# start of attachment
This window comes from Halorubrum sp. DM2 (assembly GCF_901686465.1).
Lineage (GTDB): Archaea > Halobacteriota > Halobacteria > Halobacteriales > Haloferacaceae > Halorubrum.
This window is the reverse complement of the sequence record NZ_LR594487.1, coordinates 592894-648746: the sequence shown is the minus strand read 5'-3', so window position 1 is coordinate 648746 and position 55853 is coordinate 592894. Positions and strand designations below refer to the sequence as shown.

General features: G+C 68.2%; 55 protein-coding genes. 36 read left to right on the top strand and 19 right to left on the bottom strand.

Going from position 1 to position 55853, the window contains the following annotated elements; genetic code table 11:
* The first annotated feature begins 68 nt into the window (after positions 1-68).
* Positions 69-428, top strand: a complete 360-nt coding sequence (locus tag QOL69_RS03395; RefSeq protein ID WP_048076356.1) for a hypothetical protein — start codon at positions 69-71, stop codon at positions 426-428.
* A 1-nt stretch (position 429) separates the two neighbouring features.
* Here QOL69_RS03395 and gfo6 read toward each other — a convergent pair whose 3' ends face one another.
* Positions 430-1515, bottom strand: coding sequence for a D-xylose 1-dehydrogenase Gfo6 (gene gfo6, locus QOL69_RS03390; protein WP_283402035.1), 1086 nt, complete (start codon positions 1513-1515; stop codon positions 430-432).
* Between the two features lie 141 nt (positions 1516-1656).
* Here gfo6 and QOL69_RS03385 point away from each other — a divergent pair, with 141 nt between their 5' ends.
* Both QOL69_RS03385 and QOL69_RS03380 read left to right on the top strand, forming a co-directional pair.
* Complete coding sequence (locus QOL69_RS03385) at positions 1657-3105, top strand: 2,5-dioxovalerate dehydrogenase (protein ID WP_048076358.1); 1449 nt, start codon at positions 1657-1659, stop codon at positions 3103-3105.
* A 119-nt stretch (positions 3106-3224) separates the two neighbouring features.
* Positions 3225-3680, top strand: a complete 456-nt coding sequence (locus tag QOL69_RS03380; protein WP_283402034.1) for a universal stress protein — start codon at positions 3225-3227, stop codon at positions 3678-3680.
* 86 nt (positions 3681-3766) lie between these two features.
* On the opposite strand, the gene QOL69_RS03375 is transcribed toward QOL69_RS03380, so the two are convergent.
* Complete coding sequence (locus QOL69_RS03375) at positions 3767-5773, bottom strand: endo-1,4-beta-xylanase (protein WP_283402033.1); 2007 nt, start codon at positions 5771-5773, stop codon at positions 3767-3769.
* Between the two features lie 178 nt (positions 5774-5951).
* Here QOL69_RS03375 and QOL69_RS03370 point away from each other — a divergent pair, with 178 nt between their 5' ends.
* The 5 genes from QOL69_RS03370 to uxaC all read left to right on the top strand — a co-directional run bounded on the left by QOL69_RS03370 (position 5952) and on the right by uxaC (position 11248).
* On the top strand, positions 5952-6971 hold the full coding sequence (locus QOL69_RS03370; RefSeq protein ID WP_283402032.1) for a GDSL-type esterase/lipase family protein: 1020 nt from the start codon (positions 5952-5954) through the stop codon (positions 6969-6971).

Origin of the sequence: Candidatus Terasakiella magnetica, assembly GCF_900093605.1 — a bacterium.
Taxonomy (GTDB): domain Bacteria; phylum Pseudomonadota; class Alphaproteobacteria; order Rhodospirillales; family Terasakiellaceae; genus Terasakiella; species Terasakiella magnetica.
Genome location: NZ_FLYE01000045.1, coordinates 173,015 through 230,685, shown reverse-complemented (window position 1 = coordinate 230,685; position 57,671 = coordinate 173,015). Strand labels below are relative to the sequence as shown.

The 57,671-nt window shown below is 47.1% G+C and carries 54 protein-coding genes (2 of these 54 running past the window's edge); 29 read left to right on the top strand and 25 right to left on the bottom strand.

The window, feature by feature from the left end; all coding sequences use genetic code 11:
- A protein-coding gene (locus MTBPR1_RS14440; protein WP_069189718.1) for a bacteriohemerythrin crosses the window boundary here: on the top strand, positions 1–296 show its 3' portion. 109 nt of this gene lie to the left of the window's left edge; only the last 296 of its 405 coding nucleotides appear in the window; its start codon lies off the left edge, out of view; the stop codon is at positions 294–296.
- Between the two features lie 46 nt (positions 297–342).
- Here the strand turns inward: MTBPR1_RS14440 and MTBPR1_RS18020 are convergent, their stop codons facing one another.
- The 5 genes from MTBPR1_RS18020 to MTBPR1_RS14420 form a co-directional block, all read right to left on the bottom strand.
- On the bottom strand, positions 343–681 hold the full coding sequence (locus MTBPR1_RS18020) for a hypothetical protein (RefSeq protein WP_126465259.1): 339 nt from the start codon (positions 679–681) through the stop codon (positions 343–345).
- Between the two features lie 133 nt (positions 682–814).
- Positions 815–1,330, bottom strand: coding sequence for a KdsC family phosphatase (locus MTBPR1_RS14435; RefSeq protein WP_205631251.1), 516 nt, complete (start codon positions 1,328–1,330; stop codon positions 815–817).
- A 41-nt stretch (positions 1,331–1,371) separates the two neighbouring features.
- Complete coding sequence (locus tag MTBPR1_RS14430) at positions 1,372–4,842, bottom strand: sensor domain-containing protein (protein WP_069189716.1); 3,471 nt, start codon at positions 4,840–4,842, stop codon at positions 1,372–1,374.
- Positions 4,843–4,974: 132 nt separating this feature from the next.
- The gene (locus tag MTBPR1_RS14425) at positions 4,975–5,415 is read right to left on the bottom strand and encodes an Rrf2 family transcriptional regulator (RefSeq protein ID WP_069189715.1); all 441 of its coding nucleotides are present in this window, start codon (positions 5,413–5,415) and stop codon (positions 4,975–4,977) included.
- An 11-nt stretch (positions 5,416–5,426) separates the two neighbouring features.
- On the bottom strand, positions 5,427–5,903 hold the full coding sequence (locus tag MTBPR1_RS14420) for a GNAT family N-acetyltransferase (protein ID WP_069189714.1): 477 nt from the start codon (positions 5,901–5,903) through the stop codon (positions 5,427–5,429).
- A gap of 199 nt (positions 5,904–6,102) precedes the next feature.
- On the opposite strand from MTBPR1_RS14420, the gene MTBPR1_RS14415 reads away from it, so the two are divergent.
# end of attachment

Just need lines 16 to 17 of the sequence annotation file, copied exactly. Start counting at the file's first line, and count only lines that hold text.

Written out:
* Positions 3225-3680, top strand: a complete 456-nt coding sequence (locus tag QOL69_RS03380; protein WP_283402034.1) for a universal stress protein — start codon at positions 3225-3227, stop codon at positions 3678-3680.
* 86 nt (positions 3681-3766) lie between these two features.